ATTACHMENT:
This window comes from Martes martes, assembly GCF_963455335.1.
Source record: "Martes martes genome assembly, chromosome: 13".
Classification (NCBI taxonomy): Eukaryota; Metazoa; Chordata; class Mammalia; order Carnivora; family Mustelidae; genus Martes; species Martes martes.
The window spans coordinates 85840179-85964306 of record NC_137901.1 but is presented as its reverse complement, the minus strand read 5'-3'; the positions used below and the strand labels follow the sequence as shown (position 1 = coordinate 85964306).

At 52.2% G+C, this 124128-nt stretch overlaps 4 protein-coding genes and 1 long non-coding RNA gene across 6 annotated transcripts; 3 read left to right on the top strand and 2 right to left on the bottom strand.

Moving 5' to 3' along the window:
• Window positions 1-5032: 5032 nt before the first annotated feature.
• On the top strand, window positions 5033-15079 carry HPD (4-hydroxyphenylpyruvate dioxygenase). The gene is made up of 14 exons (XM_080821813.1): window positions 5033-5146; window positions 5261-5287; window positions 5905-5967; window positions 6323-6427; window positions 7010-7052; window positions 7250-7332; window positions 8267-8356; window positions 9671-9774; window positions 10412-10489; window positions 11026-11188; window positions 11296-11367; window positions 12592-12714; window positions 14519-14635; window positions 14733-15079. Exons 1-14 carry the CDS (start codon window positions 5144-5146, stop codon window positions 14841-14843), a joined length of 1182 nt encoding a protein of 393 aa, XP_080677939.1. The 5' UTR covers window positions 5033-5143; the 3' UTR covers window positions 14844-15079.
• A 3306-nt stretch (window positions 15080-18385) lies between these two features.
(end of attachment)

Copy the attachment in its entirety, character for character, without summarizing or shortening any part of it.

This window comes from Martes martes, assembly GCF_963455335.1.
Source record: "Martes martes genome assembly, chromosome: 13".
Classification (NCBI taxonomy): Eukaryota; Metazoa; Chordata; class Mammalia; order Carnivora; family Mustelidae; genus Martes; species Martes martes.
The window spans coordinates 85840179-85964306 of record NC_137901.1 but is presented as its reverse complement, the minus strand read 5'-3'; the positions used below and the strand labels follow the sequence as shown (position 1 = coordinate 85964306).

At 52.2% G+C, this 124128-nt stretch overlaps 4 protein-coding genes and 1 long non-coding RNA gene across 6 annotated transcripts; 3 read left to right on the top strand and 2 right to left on the bottom strand.

Moving 5' to 3' along the window:
• Window positions 1-5032: 5032 nt before the first annotated feature.
• On the top strand, window positions 5033-15079 carry HPD (4-hydroxyphenylpyruvate dioxygenase). The gene is made up of 14 exons (XM_080821813.1): window positions 5033-5146; window positions 5261-5287; window positions 5905-5967; window positions 6323-6427; window positions 7010-7052; window positions 7250-7332; window positions 8267-8356; window positions 9671-9774; window positions 10412-10489; window positions 11026-11188; window positions 11296-11367; window positions 12592-12714; window positions 14519-14635; window positions 14733-15079. Exons 1-14 carry the CDS (start codon window positions 5144-5146, stop codon window positions 14841-14843), a joined length of 1182 nt encoding a protein of 393 aa, XP_080677939.1. The 5' UTR covers window positions 5033-5143; the 3' UTR covers window positions 14844-15079.
• A 3306-nt stretch (window positions 15080-18385) lies between these two features.